The tell tail signs of the country sliding back into a violent epoch have never left us, and are already starting to indicate catastrophe as we head for elections. This is especially so if the elections held, as ZANU PF would want, in the absence of meaningful democratic and electoral reforms. The Government of National Unity still has the opportunity to save the country from doom by holistically dealing with the issue of violence and starting to take corrective action instead of paying lip service to a scourge that continues to affect Zimbabweans from all walks of life. Convening conferences were leaders pledge peace with one lip while the other lip is preaching violence will not address the issue of violence.

The key drivers of violence in Zimbabwe are Impunity and selective application of the law. Our society and the legal system have adequate punitive measures that can be deterrents to perpetrators of political violence. The challenge is that Commissioner General Augustine Chihuri is presiding over a police service that often at times ignores its duty it carries it out selectively. The other challenge is that attorney General Johaness Tomana is presiding over a prosecution service that applies the law in a typical George Orwell's 'Animal Farm' style were some animals are more equal than others and therefore immune to prosecution. While the government can be blamed collectively for failing to bring to book the perpetrators of the 2008 violence to book, it is also clear that the main bearers of blame are the Police and the AG's office.  It is such failure that is now putting the country to shame through having other jurisdictions like South Africa being compelled by their own justice systems to investigate the political violence that occurred in Zimbabwe in 2008. That precedent of inaction on political violence is certainly going to give impetus to more violence since it has become apparent that one can get away with crime depending one's political disposition.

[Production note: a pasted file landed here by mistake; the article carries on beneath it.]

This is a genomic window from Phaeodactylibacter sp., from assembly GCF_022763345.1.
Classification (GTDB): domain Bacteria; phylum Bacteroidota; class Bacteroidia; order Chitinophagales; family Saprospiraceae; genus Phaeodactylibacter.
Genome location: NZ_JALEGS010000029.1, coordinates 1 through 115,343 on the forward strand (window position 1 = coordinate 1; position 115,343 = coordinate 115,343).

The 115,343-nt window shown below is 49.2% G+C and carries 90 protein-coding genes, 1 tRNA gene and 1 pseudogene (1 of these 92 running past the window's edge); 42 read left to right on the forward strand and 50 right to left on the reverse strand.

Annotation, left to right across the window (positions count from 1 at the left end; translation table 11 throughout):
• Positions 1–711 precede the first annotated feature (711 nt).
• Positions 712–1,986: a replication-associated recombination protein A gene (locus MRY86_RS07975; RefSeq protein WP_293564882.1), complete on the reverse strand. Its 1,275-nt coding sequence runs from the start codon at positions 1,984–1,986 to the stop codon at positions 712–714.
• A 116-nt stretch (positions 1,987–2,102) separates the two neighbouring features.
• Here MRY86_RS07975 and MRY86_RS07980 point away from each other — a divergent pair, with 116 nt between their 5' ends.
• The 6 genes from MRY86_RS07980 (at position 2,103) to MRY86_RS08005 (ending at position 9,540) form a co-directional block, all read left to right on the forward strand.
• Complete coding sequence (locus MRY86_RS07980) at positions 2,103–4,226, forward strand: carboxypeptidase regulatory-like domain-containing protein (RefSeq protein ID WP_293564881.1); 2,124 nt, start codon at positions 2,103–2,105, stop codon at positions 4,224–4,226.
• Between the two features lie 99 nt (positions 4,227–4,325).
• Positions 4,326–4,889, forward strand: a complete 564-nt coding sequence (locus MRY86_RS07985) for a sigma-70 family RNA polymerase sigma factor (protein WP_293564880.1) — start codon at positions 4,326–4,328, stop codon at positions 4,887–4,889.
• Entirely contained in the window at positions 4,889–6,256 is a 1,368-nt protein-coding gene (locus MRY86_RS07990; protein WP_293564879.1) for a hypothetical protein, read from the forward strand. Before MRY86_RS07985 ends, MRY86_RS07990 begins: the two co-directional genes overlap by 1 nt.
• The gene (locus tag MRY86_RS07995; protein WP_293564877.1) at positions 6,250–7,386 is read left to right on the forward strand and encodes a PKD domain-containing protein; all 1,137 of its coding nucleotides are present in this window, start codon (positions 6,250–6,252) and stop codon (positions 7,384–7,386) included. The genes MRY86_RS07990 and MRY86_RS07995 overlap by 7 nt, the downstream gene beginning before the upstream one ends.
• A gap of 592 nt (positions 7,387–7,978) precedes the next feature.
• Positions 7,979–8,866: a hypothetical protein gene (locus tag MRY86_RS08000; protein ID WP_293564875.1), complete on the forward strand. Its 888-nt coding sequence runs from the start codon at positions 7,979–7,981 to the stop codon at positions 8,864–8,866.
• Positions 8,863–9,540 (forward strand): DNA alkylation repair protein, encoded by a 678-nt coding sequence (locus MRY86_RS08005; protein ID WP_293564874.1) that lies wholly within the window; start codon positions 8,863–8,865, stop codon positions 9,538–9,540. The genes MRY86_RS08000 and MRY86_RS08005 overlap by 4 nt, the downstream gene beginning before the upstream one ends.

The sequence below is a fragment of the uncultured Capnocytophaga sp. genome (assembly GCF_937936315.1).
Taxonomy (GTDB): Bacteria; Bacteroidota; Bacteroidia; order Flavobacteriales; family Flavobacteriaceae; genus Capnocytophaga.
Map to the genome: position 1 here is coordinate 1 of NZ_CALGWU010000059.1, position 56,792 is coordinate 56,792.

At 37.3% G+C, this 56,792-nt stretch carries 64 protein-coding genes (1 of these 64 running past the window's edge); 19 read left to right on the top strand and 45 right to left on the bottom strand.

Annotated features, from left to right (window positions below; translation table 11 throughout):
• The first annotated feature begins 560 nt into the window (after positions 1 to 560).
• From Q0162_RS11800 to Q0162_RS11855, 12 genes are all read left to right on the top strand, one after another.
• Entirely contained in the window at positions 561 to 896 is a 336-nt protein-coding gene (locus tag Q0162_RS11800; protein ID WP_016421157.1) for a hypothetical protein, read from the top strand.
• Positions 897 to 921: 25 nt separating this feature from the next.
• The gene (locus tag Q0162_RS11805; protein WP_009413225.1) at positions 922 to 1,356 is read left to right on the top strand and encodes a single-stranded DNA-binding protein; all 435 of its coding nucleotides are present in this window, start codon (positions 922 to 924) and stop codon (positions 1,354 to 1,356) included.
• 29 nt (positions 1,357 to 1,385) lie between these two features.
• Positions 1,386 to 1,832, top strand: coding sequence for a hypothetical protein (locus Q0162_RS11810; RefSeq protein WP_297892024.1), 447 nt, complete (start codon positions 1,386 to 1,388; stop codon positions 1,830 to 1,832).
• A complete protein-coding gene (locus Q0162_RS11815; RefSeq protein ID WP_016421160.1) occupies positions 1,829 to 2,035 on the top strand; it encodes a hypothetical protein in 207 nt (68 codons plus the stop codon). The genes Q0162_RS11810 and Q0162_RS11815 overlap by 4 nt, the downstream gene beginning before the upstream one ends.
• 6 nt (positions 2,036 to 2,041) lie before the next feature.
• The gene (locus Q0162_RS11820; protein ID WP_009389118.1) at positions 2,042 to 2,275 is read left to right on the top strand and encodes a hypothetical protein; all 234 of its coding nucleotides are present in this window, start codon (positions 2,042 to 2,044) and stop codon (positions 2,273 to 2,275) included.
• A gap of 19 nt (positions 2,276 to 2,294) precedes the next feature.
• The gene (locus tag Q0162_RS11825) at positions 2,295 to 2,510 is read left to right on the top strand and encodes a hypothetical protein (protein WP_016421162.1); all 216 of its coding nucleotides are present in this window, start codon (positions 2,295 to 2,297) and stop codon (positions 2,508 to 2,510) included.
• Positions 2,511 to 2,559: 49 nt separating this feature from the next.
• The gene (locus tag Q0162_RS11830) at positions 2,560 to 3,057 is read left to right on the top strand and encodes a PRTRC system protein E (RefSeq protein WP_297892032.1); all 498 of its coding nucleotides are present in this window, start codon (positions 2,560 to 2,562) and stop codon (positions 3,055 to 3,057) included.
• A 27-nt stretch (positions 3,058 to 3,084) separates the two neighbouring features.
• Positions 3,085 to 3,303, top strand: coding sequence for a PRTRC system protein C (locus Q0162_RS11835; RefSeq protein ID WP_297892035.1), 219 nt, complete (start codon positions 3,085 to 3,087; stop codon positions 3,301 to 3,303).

The year is 2012, and political actors and all citizens are well advised to follow the advice of local musician Stunner, who in his own musical battles declares "ngatisiyei pfuti kumba, tirovane nemashoko € (lets leave our guns at home and beat each other up with words). Politics and political activity is indeed supposed to be a battle for ideas and the hearts and minds of people. Our country must undergo transformation and our political parties must transit from the politics of cohesion to the politics of persuasion. The year is 2012, 32 years after our independence, terror groups, likes Chipangano should be exposed as terrorist groups that have resorted to unconventional, illegal and unacceptable means of political warfare. The admission by Opah Muchinguri who is co-chairperson of the Joint Monitoring and Implementation Committee (JOMIC) that Chipangano is for hire to politicians in ZANU-PF is disturbing news. Such groups and other elements of the infrastructure of violence must be dismantled, and take their place in jail, where innocents like Zimrights National Programs Coordinator Cynthia Manjoro and political prisoners like Solomon Madzore are languishing without cause in places that should be for vigilantes and terror groups like Chipangano.

The year is 2012, and it demands that we change our political culture. It is certainly not a year for elections, but a year for credible democratic electoral reforms and cultural shifts that end the continuum of violence that has become a shameful part of our political history.